Significant boosts in PC performance traditionally demand switching key components or even entire systems, so it's refreshing to find the heroes of this story being software upgrades. Editing H.264 video with Adobe Premiere Pro CS4 under Windows Vista was an infuriating task which has been revolutionised with CS5 under Windows 7.

Windows 7 provides a much snappier OS to start with that's ready for action moments after logging-in, while Adobe's 64-bit rewrite of Premiere Pro CS5 handles HD content with supreme confidence and ease. In almost two decades of writing about computers, I can't think of a bigger boost in performance between consecutive versions of software. Overall, it's been one of my most satisfying and effective upgrades yet.

 
 
 
   

The amazing part for me was how I achieved the desired level of performance without upgrading the processor, chipset, motherboard, RAM or graphics. Sure I may have switched the boot hard disk for an SSD which resulted in snappier startups, but this made little impact on the improved editing performance which was simply down to better software.

My core PC specification may have been considered top-of-the-range when it was built, but that was back in late 2007. In PC terms, that's almost prehistoric now and reassuringly proves even systems which are several years old are perfectly capable of smoothly editing HD video with the right software. So long as you have a fairly quick quad core CPU with 8GB RAM, you should be fine.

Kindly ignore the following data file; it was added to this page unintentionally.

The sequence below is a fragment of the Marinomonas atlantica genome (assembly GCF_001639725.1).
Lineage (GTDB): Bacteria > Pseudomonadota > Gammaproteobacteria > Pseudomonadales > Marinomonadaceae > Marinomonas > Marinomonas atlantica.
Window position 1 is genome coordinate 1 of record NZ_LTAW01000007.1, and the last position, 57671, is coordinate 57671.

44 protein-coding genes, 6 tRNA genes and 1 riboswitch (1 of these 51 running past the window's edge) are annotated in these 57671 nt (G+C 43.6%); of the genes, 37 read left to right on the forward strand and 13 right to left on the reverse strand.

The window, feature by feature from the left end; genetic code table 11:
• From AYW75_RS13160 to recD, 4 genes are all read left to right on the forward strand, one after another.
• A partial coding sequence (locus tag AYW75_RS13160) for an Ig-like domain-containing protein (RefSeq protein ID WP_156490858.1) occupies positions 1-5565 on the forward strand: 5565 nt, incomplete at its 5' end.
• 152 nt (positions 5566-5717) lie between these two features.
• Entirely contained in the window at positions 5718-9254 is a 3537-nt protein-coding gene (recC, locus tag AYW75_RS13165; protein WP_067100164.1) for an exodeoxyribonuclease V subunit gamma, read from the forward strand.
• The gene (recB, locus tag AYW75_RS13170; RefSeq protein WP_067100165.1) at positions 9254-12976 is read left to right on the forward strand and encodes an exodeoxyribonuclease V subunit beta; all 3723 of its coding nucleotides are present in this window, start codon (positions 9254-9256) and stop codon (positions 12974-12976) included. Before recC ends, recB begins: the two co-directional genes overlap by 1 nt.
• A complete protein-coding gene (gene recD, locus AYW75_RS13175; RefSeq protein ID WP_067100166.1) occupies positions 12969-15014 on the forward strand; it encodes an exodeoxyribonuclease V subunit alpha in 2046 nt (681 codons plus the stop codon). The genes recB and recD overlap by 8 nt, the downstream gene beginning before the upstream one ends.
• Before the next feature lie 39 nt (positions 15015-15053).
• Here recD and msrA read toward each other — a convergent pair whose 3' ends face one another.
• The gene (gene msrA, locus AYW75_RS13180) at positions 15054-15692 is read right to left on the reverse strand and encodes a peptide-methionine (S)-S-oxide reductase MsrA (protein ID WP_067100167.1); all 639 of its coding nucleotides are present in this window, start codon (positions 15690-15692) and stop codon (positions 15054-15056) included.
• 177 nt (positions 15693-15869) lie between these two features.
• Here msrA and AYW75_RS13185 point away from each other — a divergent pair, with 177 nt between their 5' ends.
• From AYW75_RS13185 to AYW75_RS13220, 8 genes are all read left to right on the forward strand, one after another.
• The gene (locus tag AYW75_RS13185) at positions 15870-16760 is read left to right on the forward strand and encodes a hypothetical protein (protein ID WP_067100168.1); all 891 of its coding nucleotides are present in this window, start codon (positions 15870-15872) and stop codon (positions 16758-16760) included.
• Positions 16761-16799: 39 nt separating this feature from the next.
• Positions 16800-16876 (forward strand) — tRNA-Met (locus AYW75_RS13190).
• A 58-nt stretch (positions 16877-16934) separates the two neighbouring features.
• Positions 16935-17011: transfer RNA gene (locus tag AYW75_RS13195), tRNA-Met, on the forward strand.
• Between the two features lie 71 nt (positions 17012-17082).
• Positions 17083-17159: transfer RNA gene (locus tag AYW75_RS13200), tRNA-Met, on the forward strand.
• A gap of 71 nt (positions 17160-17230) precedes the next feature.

The key is to install Windows 7 64-bit and Adobe Premiere Pro CS5. I realise Premiere Pro CS5 carries what seems like a high price tag, but remember it allowed me to achieve the results I was after without any hardware upgrades. Many people wouldn't think twice about spending the same or even more on upgrading their hardware to achieve a desired level of performance - and while that process may benefit other applications, it also involves far greater upheaval than simply inserting a series of discs, and in this instance it still wouldn't have delivered as good an experience for HD editing.

With Premiere Pro CS5 you're getting an extremely sophisticated and capable video editing package that's used by many pros in the industry. You can also make considerable savings by going for one of Adobe's Creative Suite bundles if you're interested in other applications like Photoshop CS5. Indeed for much the same price of Premiere Pro CS5 and Photoshop CS5 bought separately, you could buy CS5 Production Premium which includes both heavyweights along with After Effects, Illustrator, Flash, Soundbooth, On Location and Encore. Finally, if you already own a previous version, there's upgrade deals available, while those in education can enjoy significant discount. For all offers, please visit the Adobe store via our Support Us page.

Many of you may understandably be wondering if or when the performance benefits of Premiere Pro CS5's Mercury Playback Engine will filter down into more affordable programs like Premiere Elements. I can't say for certain, but since the Mercury Playback Engine requires a 64-bit operating system, not to mention a high-end GPU to further accelerate its performance, it seems unlikely we'll find it deployed in the mainstream Elements version for some time.

The bottom line is if you're thinking of upgrading your PC to smoothly edit HD video from a DSLR or camcorder, you should consider putting some or even most of your budget aside for software. So long as you've got a quad-core CPU with 8GB RAM, your hardware will already be good enough. Sure if you're buying a brand new system, then by all means go for the latest parts, but I'd strongly recommend not doing so at the cost of compromising on the right software. Premiere Pro CS5 running on a good PC will thrash lesser software running on a state-of-the-art model, and could end up costing you less overall too.

Discuss this article in the Cameralabs forums.

What's the smallest Solid State Drive you can get away with? See my SSD Capacity Guide.

 

All words, images, videos and layout, copyright 2005-2014 Gordon Laing. May not be used without permission.